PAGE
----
The Dip: A Little Book That Teaches You When to Quit (and When to Stick), by Seth Godin. Pub 2007
I was led to this brief book via this article. I am dealing with some team issues at work (people leaving), and I was struggling to understand the choices that people were making. I wasn’t (seriously) looking at quitting myself, but to make sense of why others were. The article didn’t really help with that, but I was intrigued by the idea that smart people can realistically rationalize quitting, so I picked up this book. I’d read a few blog posts and articles (mostly in Fast Company) by Seth Godin, and a few books by the illustrator Hugh McLeod, so I was expecting something pretty good, if not great. Sadly, I was disappointed.
Like so many books in this genre, a good idea or interesting concept is written about in a shouty, folksy way, initially intended to both shake up the reader’s thinking and get them comfortable with the notion that the writer is speaking to them, and the the horse is flogged repeatedly (albeit inconsistently) for many pages until one feels like they don’t remember or care about the original concept, they just want to get away from this person. It feels like being in a professional development seminar in a room that is too small to sneak out of, and you’re regretting having sat in the front row as the presenter is always looking right at you. Rather like being stuck in a corner at a party with a drunken boor to whom you’ve tried to be civil and now feel like you need to fake an illness to get away from. I didn’t enjoy this book as a reading experience, but I did appreciate the concept
Essentially, understanding The Dip means recognizing and evaluating the cost-benefit to yourself of sticking with a course of action or quitting/changing it. The simple examples are things like waiting in a line for something. When the queue is taking longer (much longer) than you expected, and time is running out or your thinking about all the other things you need to do, the tendency is to consider quitting as a waste of the time already spent – and so you stay in the line (you stick). But at this point – in The Dip – the suggestion is that you shouldn’t give as much weight to that, as you cannot recover that “investment” but look ahead and consider the cost-benefit of walking out of the line right then. The trick is to look only at now and the future, and consider things like what else you could be accomplishing/directing your energies to, the real value of the thing you’re working towards, and a recalculation of how much you have left to do or wait, and ask “is it worth it for what I’m trying to achieve?” Now replace “grocery line” with job, relationships, hobby, any endeavour, and that’s the concept.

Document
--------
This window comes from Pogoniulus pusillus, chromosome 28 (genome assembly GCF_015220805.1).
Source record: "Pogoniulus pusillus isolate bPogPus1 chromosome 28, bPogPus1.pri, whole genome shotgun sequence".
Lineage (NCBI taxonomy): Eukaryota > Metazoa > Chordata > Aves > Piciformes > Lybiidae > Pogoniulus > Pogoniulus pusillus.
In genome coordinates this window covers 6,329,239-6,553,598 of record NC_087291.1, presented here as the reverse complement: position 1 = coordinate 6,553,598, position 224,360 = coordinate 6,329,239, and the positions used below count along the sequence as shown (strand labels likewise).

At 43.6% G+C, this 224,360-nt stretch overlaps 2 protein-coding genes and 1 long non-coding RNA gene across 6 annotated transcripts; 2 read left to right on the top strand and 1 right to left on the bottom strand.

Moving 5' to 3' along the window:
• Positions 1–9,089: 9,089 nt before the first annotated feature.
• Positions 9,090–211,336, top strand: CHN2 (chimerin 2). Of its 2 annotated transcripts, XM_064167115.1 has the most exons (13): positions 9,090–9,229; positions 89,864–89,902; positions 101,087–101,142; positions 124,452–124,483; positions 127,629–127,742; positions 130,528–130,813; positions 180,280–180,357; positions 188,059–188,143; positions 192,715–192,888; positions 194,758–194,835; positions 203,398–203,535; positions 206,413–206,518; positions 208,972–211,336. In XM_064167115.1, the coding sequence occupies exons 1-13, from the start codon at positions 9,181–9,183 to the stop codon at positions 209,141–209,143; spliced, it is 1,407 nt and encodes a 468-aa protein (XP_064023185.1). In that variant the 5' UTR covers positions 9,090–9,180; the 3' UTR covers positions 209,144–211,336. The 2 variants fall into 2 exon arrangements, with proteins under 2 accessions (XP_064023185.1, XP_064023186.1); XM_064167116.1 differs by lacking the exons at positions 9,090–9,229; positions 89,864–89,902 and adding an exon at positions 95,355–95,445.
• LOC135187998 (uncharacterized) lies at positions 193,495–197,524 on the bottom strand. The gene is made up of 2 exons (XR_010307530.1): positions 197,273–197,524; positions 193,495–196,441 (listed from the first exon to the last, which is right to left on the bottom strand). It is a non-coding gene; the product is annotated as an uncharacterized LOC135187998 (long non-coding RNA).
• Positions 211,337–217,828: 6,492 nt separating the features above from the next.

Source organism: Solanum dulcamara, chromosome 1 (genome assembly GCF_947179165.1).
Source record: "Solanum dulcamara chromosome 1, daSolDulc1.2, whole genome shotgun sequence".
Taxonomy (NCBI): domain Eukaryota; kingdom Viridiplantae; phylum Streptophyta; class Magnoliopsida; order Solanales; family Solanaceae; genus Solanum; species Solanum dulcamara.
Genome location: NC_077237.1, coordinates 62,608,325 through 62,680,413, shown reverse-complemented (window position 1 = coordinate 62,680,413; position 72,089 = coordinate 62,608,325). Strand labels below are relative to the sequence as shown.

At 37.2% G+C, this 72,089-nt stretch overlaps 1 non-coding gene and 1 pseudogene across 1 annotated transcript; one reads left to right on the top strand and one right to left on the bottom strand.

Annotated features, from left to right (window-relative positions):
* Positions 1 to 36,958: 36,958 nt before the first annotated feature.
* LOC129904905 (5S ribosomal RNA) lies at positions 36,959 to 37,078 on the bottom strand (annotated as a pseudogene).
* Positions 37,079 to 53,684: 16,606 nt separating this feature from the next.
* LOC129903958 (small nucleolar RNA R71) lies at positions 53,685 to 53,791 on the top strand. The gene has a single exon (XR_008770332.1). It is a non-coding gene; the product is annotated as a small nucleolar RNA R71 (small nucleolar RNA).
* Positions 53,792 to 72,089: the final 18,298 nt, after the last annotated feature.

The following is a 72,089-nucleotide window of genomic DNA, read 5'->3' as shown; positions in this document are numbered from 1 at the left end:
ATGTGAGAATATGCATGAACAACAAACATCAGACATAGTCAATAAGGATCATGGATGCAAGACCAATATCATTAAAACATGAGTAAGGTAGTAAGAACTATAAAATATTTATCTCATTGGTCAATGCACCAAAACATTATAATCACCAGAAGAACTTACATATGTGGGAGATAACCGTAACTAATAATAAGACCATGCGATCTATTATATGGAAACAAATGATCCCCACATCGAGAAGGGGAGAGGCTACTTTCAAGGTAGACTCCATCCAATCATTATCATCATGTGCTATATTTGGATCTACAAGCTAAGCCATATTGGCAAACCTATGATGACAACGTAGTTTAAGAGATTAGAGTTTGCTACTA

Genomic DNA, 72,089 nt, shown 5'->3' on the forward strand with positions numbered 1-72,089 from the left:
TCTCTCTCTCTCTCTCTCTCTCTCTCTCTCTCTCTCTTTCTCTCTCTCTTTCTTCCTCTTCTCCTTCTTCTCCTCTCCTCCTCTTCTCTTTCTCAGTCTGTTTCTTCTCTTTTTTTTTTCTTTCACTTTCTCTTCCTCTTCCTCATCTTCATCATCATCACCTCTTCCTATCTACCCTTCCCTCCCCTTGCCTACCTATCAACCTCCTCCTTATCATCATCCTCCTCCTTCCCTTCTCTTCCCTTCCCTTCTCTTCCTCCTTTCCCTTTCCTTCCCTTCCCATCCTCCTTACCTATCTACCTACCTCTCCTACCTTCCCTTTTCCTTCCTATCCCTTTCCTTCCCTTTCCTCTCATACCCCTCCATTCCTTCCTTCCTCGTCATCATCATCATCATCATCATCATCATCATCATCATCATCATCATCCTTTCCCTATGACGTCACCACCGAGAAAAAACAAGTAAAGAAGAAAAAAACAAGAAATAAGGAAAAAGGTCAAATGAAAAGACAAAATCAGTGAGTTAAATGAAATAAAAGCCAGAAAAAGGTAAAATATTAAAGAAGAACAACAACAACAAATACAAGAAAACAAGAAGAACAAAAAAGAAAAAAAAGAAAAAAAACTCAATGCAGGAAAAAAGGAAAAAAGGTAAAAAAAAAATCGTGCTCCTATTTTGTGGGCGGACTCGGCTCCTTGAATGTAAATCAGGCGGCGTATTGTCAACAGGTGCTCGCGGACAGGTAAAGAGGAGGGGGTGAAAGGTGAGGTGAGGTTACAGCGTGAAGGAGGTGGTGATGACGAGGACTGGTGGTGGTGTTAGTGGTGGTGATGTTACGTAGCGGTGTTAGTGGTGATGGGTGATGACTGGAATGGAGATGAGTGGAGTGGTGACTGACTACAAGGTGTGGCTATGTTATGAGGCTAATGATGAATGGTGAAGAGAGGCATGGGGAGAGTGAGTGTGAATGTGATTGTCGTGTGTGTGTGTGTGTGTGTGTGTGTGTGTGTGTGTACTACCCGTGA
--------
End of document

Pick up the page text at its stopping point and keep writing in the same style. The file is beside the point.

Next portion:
In general, I’m in favour of philosophies that encourage thinking about the choices we make as people and acknowledging and accepting the consequences of those choices. Don’t want to train everyday and manage your diet carefully and endure aches and pains and inclement weather and expensive gear? Then choosing “world champion triathlete” as your goal is not realistic. As Godin says (somewhere amidst all the shouting), BEING a CEO looks easy, but BECOMING CEO takes work, luck, and endurance through the Dip, and recognizing that the energy needed to meet that goal means you have to choose to direct yourself away from (quit) other things to focus on getting beyond the CEO dip.
The Dip does tackle an element that often tricks people – the joy of starting something new. Whenever we take on something new – hobby, sport, job, relationship, resolution – the beginning part is always somewhat easy or enjoyable. The first few classes at the gym in our new sport or exercise feel wonderful, and we’re excited by how this new thing makes us feel. We see our potential in this, and the potential for it to be come important and transformative. The first few weeks in a new job are all about meeting new people and learning new things, seeing how we might make an impact here, are exhilarating. And then the honeymoon ends. “The Dip is long slog between starting and mastery.” Even if you enjoyed those first few weeks at the running club, the podium at Ironman is still a long way away.
This idea of quitting something to make room for something else is anathema to those who say “you can have it all”, but is to me just common sense (and also physics – there is literally only so much of me to go around).
Anyway, a lot of words about a book I didn’t especially enjoy, but the message and concepts are definitely worth considering. The original NYT article does a better job covering this concept than the book did.
19. A book you can read in one day
26. A book by an author new to you (although I’ve read articles by Seth Godin, I’ve not read any books by him – and likely won’t again).